That was the third novel in the ten-book Martin Beck series. Here's how the second novel, The Man Who Went Up in Smoke, opens:
"The room was small and shabby. There were no curtains and the view outside consisted of a gray fire wall, a few rusty armatures and faded advertisement for margarine."
One need not read the passage that way, of course. (To paraphrase Freud, sometimes a greasy tub of bread lubricant is nothing more than that.) That the passage could function equally well as description and as social criticism, though, is one more sign of how good Sjöwall and Wahlöö were.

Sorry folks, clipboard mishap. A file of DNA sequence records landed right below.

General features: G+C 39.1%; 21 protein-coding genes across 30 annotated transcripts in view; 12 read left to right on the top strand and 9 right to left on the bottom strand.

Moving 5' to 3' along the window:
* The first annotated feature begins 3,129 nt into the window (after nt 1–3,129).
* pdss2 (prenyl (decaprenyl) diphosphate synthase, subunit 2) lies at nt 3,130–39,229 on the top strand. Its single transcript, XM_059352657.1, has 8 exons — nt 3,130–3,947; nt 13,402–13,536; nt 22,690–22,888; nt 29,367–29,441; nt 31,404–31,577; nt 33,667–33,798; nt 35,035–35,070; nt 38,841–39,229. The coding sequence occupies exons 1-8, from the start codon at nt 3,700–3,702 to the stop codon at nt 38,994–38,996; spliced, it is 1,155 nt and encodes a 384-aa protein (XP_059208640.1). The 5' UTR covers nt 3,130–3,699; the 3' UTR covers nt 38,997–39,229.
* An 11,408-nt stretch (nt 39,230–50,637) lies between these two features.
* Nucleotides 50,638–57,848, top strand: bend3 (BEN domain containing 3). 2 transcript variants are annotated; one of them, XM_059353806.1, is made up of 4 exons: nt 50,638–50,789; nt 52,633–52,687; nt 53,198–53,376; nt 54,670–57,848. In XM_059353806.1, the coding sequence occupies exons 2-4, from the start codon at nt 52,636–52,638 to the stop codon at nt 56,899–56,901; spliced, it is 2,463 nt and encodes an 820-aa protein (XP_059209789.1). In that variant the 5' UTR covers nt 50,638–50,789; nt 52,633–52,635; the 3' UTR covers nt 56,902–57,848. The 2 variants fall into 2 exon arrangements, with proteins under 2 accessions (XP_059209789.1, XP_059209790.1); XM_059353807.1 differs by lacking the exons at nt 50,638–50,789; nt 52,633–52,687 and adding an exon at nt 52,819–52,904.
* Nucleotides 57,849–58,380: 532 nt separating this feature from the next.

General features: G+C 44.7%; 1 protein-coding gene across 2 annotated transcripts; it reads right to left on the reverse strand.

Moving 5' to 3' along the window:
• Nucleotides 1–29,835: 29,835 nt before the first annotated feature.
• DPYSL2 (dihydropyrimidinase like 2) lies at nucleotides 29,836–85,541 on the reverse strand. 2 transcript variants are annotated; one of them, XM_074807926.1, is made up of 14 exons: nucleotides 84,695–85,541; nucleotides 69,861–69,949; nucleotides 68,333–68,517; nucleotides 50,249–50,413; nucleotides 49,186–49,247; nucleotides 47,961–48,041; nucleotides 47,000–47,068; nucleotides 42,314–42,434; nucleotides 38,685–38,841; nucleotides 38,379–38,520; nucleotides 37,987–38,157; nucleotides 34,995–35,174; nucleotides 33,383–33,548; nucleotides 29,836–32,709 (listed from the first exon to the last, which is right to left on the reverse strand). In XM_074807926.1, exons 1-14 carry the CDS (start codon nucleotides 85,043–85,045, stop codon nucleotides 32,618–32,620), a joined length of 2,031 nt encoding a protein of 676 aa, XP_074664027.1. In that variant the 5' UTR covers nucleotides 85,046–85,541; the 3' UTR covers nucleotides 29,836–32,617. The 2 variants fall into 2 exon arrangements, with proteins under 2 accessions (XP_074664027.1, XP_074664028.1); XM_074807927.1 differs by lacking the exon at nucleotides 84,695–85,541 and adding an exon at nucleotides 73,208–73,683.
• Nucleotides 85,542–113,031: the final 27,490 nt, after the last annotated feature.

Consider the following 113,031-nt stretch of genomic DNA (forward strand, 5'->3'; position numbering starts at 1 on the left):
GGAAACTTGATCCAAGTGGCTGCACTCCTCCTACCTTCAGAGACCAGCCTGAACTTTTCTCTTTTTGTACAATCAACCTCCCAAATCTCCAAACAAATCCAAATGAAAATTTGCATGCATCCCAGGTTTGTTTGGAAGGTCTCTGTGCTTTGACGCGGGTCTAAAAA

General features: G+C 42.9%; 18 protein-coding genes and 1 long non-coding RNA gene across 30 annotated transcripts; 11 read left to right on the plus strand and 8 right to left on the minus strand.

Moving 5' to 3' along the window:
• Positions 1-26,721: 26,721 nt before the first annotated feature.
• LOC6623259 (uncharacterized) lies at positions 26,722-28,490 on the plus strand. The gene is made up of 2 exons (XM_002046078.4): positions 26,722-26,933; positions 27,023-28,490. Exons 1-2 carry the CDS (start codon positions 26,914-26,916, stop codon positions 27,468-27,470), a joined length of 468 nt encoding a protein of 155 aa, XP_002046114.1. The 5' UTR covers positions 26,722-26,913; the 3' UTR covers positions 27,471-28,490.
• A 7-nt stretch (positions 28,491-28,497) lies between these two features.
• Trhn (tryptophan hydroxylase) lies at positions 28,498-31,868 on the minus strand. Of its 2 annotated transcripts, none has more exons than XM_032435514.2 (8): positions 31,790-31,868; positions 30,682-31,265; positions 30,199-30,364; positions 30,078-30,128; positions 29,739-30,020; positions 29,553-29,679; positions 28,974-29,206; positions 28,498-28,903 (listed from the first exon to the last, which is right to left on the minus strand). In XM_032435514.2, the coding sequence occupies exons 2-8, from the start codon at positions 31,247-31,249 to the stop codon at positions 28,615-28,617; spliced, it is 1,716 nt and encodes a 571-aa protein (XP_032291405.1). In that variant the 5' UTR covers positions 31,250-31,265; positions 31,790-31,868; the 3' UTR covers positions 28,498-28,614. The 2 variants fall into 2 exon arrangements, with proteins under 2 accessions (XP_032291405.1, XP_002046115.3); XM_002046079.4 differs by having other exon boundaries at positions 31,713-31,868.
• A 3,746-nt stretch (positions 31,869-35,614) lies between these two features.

I was chuffed to find in Val McDermid's discussion of The Man Who Went Up in Smoke some of the same points raised here apropos The Man on the Balcony: that Beck was no maverick, rules-defying hero; that he functioned as part of a team; that he was no genius and possessed no extraordinary powers. McDermid also praises Sjöwall and Wahlöö's skill as plotters, a quality especially apparent to me in the first Beck novel, Roseanna.
© Peter Rozovsky 2011